Manfred Did Not Need To Give Astros Players Immunity

In Mickey Callaway fashion, Rob Manfred had to go back out and speak again about Major League Baseball’s handling of the Astros sign stealing scandal. That was necessary because of how poorly the first interview went. To highlight just how bad it went, he referred to the Commissioner’s Trophy awarded to the team who wins the World Series as just a piece of metal.

While that was a big misstep, the biggest complaint remains the Astros players themselves, aside from Carlos Beltran, have faced no repercussions for their actions. On that point, Manfred reiterated the need for immunity saying, “We would not have gotten where we got, in terms of understanding the facts, learning the facts, disclosing the facts if we hadn’t reached that agreement.”

That agreement was between MLB and the MLBPA wherein it was promised if players were upfront about the scandal they would not face fines or suspensions.

When you actually look at it, Manfred did not need to give the players immunity at all. In fact, it was completely unnecessary to conduct the investigation, and by granting the immunity, he really just created a whole host of other problems.

Starting at the beginning, Manfred acknowledged there were complaints from other organizations. While he knew there were other teams, the one which came to mind was the Oakland Athletics. So there were allegations present which could have led to his office conducting an investigation of the Astros front office.

Keep in mind, MLB did not need to offer the Red Sox players immunity to determine the team was illegally using an Apple watch, and they did not need to grant Yankees players immunity to determine they were improperly using the dugout phone.

In order to prepare the report, MLB interviewed 45 individuals who were not Astros players, and they “reviewed tens of thousands of emails, Slack communications, text messages, video clips, and photographs.”

Within that information, MLB would have been able to ascertain information like the setting up of the center field camera, the texting of the sign data to Alex Cora in the dugout, and all the ways the front office used to steal the signs electronically and relay those signs in some way to the dugout.

While not included in the report, the Wall Street Journal noted MLB found evidence of the front office’s full extent of the involvement in the scandal. That included PowerPoint presentations and other data. While this gives what the Astros front office knew and did, including but not limited to the emails identifying players like Beltran, you could still argue there was further cooperation needed to find out what the players did.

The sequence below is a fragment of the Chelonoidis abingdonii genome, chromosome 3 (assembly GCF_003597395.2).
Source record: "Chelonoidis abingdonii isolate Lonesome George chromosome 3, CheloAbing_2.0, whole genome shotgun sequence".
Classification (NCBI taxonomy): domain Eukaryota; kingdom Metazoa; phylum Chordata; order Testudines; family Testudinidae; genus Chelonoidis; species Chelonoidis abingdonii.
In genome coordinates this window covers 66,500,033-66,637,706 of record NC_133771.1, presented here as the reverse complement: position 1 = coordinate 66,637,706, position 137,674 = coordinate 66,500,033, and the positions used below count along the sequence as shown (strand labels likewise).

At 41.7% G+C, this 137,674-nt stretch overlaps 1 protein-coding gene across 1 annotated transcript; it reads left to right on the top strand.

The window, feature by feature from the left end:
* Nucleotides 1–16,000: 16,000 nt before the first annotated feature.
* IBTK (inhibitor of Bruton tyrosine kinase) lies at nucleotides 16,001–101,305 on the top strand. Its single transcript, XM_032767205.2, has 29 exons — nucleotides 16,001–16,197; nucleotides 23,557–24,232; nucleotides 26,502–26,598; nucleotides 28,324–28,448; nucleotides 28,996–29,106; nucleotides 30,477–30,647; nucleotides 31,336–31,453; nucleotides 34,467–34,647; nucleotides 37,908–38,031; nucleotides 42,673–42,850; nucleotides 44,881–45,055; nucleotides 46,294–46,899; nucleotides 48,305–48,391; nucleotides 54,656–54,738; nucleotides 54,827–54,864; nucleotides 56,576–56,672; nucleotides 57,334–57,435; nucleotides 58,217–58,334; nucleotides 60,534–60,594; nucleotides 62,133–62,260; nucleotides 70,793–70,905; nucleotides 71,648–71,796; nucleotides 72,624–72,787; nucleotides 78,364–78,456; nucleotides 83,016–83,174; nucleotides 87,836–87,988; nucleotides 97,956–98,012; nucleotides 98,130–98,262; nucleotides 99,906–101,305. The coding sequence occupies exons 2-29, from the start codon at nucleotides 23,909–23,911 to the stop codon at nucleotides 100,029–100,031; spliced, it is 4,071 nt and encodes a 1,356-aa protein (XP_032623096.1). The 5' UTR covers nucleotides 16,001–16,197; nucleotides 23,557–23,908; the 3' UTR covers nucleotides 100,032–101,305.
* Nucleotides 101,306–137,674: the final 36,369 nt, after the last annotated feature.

Again, that did not require immunity of the entire Astros roster.

Remember, this began when Mike Fiers went public with the allegations. In the article from The Athletic, Fiers came forward with how the Astros players were banging trash cans to relay the signals. Right there, MLB had the information they needed, and they had a key witness who wanted to share the information.

MLB also had the opportunity to speak with AJ Hinch as well as other members of that coaching staff. There were players from 29 other teams they could have asked to come forward to share information they knew. Certainly, seeing comments from players like Cody Bellinger, Justin Turner, Aaron Judge, Seth Lugo, Michael Conforto, and Mike Trout, it seems players were chomping at the bit to get back at the Astros for cheating.

Overall, MLB could have discovered all they did without giving one Astros player immunity. The main reason is Fiers already came forward, and MLB had the ability to put the squeeze on the Astros coaching staff, which they did with Hinch.

In fact, given the implication that this was a player driven system, it would have been more effective to give Hinch and others immunity to divulge everything they knew. You could say the same for Cora, who was implicated in two scandals.

When you break it down, MLB did not need to give the Astros players immunity to undertake this investigation. Not in the least. It’s a red herring.

As an aside, unlike the Mitchell Report, it created more problems. In fact, with Beltran being the only one named, it created more drama and speculation. Right now, instead of feeling like the matter is completely handled there is rampant speculation about buzzers, Jose Altuve‘s tattoos, and other nonsense.

The real reason Manfred gave the players immunity is he didn’t have the stomach for a fight. Certainly, there was going to be one as the MLBPA said in a published statement, “the applicable rules did not allow for player discipline, because even if they did players were never notified of the rules to begin with, and because cases involving electronic sign stealing MLB had stated that Club personnel were responsible for ensuring compliance with the rules.”

In the end, the players weren’t granted immunity for investigative purposes. Instead, it was to avoid a fight. There are good reasons for that. By not having the drag out fight over the suspensions, you are shortening the cycle of the story. Additionally, with the CBA expiring next year, Manfred is effectively keeping some peace with the MLBPA while also fracturing the union a bit.

Of course, there are other unknown reasons to grant the players immunity. No matter what those reasons, MLB didn’t need to grant the immunity to players to conduct an investigation. Not in the least. Knowing that, there needs to be a further inquiry into what the real reason was as to why the players were granted immunity.

0 thoughts on “Manfred Did Not Need To Give Astros Players Immunity”

  1. Oldbackstop says: